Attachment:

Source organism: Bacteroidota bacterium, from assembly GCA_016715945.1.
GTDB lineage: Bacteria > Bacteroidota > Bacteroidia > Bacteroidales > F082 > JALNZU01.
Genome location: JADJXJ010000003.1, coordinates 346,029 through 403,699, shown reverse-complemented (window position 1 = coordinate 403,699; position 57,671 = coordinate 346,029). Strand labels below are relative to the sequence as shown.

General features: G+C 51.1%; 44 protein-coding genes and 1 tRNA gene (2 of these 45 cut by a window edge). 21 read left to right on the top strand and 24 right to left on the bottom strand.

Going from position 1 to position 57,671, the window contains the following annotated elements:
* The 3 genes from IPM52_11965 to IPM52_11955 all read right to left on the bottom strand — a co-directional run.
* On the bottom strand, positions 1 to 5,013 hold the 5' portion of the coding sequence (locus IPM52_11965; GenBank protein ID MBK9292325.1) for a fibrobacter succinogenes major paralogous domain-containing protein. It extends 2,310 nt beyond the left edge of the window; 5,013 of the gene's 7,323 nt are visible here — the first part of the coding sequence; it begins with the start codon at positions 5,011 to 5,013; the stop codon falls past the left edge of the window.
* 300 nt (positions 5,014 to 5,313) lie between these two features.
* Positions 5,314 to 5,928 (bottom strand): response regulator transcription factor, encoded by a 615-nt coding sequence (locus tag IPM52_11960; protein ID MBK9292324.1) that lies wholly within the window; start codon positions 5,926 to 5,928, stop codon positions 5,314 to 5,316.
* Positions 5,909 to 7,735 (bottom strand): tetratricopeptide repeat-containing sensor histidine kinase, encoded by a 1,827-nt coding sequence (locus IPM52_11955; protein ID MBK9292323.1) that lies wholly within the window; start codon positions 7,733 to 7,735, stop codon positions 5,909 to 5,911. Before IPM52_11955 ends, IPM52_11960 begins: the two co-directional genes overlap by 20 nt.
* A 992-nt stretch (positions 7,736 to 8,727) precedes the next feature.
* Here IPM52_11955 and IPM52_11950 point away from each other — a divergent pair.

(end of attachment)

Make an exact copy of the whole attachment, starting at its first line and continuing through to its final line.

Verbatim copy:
Source organism: Bacteroidota bacterium, from assembly GCA_016715945.1.
GTDB lineage: Bacteria > Bacteroidota > Bacteroidia > Bacteroidales > F082 > JALNZU01.
Genome location: JADJXJ010000003.1, coordinates 346,029 through 403,699, shown reverse-complemented (window position 1 = coordinate 403,699; position 57,671 = coordinate 346,029). Strand labels below are relative to the sequence as shown.

General features: G+C 51.1%; 44 protein-coding genes and 1 tRNA gene (2 of these 45 cut by a window edge). 21 read left to right on the top strand and 24 right to left on the bottom strand.

Going from position 1 to position 57,671, the window contains the following annotated elements:
* The 3 genes from IPM52_11965 to IPM52_11955 all read right to left on the bottom strand — a co-directional run.
* On the bottom strand, positions 1 to 5,013 hold the 5' portion of the coding sequence (locus IPM52_11965; GenBank protein ID MBK9292325.1) for a fibrobacter succinogenes major paralogous domain-containing protein. It extends 2,310 nt beyond the left edge of the window; 5,013 of the gene's 7,323 nt are visible here — the first part of the coding sequence; it begins with the start codon at positions 5,011 to 5,013; the stop codon falls past the left edge of the window.
* 300 nt (positions 5,014 to 5,313) lie between these two features.
* Positions 5,314 to 5,928 (bottom strand): response regulator transcription factor, encoded by a 615-nt coding sequence (locus tag IPM52_11960; protein ID MBK9292324.1) that lies wholly within the window; start codon positions 5,926 to 5,928, stop codon positions 5,314 to 5,316.
* Positions 5,909 to 7,735 (bottom strand): tetratricopeptide repeat-containing sensor histidine kinase, encoded by a 1,827-nt coding sequence (locus IPM52_11955; protein ID MBK9292323.1) that lies wholly within the window; start codon positions 7,733 to 7,735, stop codon positions 5,909 to 5,911. Before IPM52_11955 ends, IPM52_11960 begins: the two co-directional genes overlap by 20 nt.
* A 992-nt stretch (positions 7,736 to 8,727) precedes the next feature.
* Here IPM52_11955 and IPM52_11950 point away from each other — a divergent pair.